August 12, 2002
President Daniel arap Moi
Office of the President
Via facsimile: (254)-2-721515
The Committee to Protect Journalists (CPJ) is outraged by the six-month jail sentence handed down to Njehu Gatabaki, opposition member of Parliament and the publisher and editor-in-chief of Finance magazine.
On August 9, Senior Principal Magistrate Wanjiru Karanja found Gatabaki guilty of publishing an “alarming report” and sentenced him to a six-month jail sentence without the option of a fine. The case stems from a December 1997 report in Finance, titled “Moi ordered Molo Massacre,” alleging that Your Excellency was responsible for ethnic clashes that plagued parts of Rift Valley Province in the early 1990s.
In her sentencing, Karanja called the article “irresponsible and alarming journalism” that “should and must be discouraged.” Gatabaki was taken into custody after the sentencing and remains in jail. He has indicated that he will appeal the ruling.
Gatabaki was originally arrested on December 5, 1997, and charged with three counts of publishing an “alarming” article. He was granted bail and released shortly thereafter. The case has been moving through Kenya’s backlogged court system since.
Gatabaki’s sentence comes after Your Excellency’s June signature of the contentious Statute Law (Miscellaneous Amendments), which increased 100-fold the bond publishers must pay to insure against losses they may incur from libel or defamation suits.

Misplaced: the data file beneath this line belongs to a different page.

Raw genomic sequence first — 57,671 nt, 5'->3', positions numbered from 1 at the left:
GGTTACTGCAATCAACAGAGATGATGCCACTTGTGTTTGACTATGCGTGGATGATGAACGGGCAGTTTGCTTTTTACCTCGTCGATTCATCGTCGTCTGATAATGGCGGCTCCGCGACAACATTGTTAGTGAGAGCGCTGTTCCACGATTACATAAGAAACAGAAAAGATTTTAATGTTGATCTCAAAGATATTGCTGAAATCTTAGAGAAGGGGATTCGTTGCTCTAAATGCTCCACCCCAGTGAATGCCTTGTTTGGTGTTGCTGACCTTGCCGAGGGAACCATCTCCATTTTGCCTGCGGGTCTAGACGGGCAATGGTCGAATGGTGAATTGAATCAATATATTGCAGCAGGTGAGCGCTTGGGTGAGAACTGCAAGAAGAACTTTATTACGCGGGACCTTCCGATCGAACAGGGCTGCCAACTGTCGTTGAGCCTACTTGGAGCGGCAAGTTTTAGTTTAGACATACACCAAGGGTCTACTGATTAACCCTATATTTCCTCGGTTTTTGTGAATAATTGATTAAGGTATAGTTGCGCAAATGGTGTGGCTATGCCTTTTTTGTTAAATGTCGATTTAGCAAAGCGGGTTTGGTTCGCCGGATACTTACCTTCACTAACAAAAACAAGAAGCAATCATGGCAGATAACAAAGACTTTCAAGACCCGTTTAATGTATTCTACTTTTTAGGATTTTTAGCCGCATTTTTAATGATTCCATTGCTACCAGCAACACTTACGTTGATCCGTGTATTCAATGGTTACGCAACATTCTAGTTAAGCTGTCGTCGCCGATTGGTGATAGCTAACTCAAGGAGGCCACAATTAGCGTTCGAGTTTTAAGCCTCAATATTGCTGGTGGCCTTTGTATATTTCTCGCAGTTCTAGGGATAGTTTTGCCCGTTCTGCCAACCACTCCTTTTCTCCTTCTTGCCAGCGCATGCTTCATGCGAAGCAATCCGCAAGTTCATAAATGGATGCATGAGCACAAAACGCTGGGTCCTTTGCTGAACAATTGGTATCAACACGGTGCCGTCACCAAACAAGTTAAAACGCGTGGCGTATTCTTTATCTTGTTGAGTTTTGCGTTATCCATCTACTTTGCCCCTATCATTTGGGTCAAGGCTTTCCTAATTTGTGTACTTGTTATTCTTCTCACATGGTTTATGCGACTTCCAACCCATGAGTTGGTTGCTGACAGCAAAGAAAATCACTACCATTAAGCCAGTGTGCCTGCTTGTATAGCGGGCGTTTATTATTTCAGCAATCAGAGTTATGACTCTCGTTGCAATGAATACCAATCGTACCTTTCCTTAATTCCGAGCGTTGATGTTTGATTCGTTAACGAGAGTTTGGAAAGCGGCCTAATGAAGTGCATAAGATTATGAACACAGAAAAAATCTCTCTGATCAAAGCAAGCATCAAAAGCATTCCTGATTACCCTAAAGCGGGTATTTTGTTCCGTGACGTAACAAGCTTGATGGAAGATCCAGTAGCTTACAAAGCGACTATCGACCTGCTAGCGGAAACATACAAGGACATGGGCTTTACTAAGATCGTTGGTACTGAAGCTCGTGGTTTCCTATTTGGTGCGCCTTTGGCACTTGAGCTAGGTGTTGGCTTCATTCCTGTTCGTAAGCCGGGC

In addition, members of your family and other high-level politicians have brought–and won–several crippling libel and defamation suits against newspapers and bookstores, effectively silencing critical publications by bankrupting them.
These legal actions have created a climate of intimidation for the press in Kenya. As an organization of journalists dedicated to defending and promoting press freedom worldwide, we believe that journalists should never face criminal prosecution for fulfilling their professional duties.
Your Excellency, as the leader of your country, you are at the center of public debate. Therefore, you and other high-ranking government officials must tolerate public scrutiny, including harsh criticism. Journalists cannot fulfill their role as long as the government has the power to criminally prosecute them for their work.
We therefore urge you to do everything within your power to ensure that the case against Gatabaki is dropped, and that he is released from custody immediately. We also call on you to work toward decriminalizing press offenses in Kenya so that journalists are allowed to practice their profession freely, without fear of reprisal.
Thank you for your attention in this urgent matter. We await your reply.